After a number of continuations, Daniel Mora of National Development appeared for Holt & Bugbee. Mora previously received signoff on an Approval Not Required plan to split 1600 Shawsheen St., the current Holt & Bugbee mill, into two parcels for a future development plan.

“There are about 11 open items,” down from 46, on the first section of the plan, said Mora. “The majority, we believe, are pretty quick resolution items. There’s a few that will require additional work.”

As with the Tree House overflow lot, stormwater management is an issue.

“We need to get you in here more often and get this resolved,” said Fratalia, who asked about legal issues with an adjacent property owner. Mora said those matters have been worked out. Fratalia praised the collaborative work with the engineering department. 

On the second section of the lot, Mora said there are 12 open items remaining. 

“We feel good about where we are,” said Mora, saying they will add a pump station to increase sewage flow.

Both hearings were continued to Nov. 13.

Finally, Michael Columba expressed frustration with the pace of approvals for the Brelundi Italian food outlet at 836 and 846 Main St., the former Mirabella’s. 

“I build all over, I never have come across so many problems,” said Columba. “It took me six months just to get Board of Health approval.” 

He said he’s spent two years and hundreds of thousands to build the restaurant and that requests are coming piecemeal from the town engineer.

“This is probably one of the smallest jobs and it has cost me so many headaches, it’s unbelievable,” he said, asking why there was no unified checklist when he got the permit to build. “Alex has been very cooperative, but the engineer refused to meet with us.”

Fratalia said the board’s hands are tied while they are still getting comments back from engineering.

There is some positive news: “The inside is literally 90 percent done,” said Columba. Once he receives signoff, he will be able to open quickly. 

The hearing was continued to Nov. 13.

In other business, Ciampa asked about the historic property at 17 Lee St. owned by developer and Board of Health member Robert Scarano, who was recently in front of the board for another long-dormant project at the end of North St. In 2004, Scarano agreed to restore the home as a condition of approval of permits for a mixed-use development at 1120 Main St. and the Crystal’s General Store Plaza. That restoration never happened.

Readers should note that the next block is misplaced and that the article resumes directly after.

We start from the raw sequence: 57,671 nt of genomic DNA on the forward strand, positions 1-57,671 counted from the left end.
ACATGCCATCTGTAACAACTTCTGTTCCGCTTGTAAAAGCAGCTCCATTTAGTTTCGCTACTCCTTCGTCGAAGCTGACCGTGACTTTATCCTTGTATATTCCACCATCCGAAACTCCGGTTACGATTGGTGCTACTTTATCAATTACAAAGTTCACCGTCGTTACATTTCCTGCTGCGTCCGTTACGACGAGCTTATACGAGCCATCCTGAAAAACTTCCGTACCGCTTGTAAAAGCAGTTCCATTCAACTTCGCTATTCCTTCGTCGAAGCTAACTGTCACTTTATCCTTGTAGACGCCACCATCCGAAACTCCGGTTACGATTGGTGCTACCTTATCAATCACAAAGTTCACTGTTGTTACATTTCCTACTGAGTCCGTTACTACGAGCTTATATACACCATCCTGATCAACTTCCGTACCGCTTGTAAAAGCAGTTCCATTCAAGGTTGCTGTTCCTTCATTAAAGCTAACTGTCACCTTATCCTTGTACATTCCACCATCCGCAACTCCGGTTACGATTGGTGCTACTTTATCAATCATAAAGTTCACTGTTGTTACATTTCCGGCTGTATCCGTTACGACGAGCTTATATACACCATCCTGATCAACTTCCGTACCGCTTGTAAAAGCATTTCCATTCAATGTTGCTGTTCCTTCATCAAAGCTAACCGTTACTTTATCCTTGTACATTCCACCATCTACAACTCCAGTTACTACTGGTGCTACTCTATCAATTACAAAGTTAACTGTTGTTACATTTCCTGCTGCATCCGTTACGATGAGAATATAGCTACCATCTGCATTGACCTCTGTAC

“The issue with the Lee street house is that there was some work being performed without a permit the week before last, and the building commissioner stopped work,” said Lowder. “There is a disagreement whether there are active building permits for the project or not. The building commissioner is of the opinion that there aren’t, the owner of the property’s is that there are.”

Town counsel is determining who is correct. 

Ciampa also questioned why the town engineer was unable or unwilling to meet with Columba’s team and asked Lowder to follow up and facilitate an in-person discussion.

“When you need to get things figured out, you get everybody in the room and you lock the doors, nobody leaves until we have a clean bill of health on our plans,” he said.

Ed note: It’s been 175 days since Duffy last asked Lowder to follow up on a promised but as yet undelivered cut sheet on the mature sycamore🌳 that is to be planted in town center to replace one cut down without authorization.

Lorna is a U.S. Army veteran and 25-year resident of Tewksbury who has written for organizations ranging from the DIA to InformationWeek to a free weekly in New London that sent her to interview the pastry chef at Foxwoods.


  1. George Ferdinand George Ferdinand October 31, 2023

    Member Jonathan Ciampa has been a great addition to the Planning Board

  2. Bill S. Bill S. November 1, 2023

    of course Fratalia favors the Ginsburg owned district. He is planning to build so much housing there. People need to wake up.

    • Tewksbury Carnation Tewksbury Carnation November 1, 2023

      Hi Bill, Vinny Fratalia voted no on the district selection. He stated that he would vote no regardless of which was chosen.

  3. […] Lowder first presented the MBTA Communities law to the Select Board in 2022, and Sen. Barry Finegold and Rep. Dave Robertson attended last week’s Select Board meeting to provide information and listen to concerns. The final zoning approval is up to Town Meeting; if the area recommended by the Select and Planning Boards and accepted by the state is not approved, the process starts again for October Town Meeting — with all districts back in the loop, as Planning Board Chair Stephen Johnson recently pointed out. […]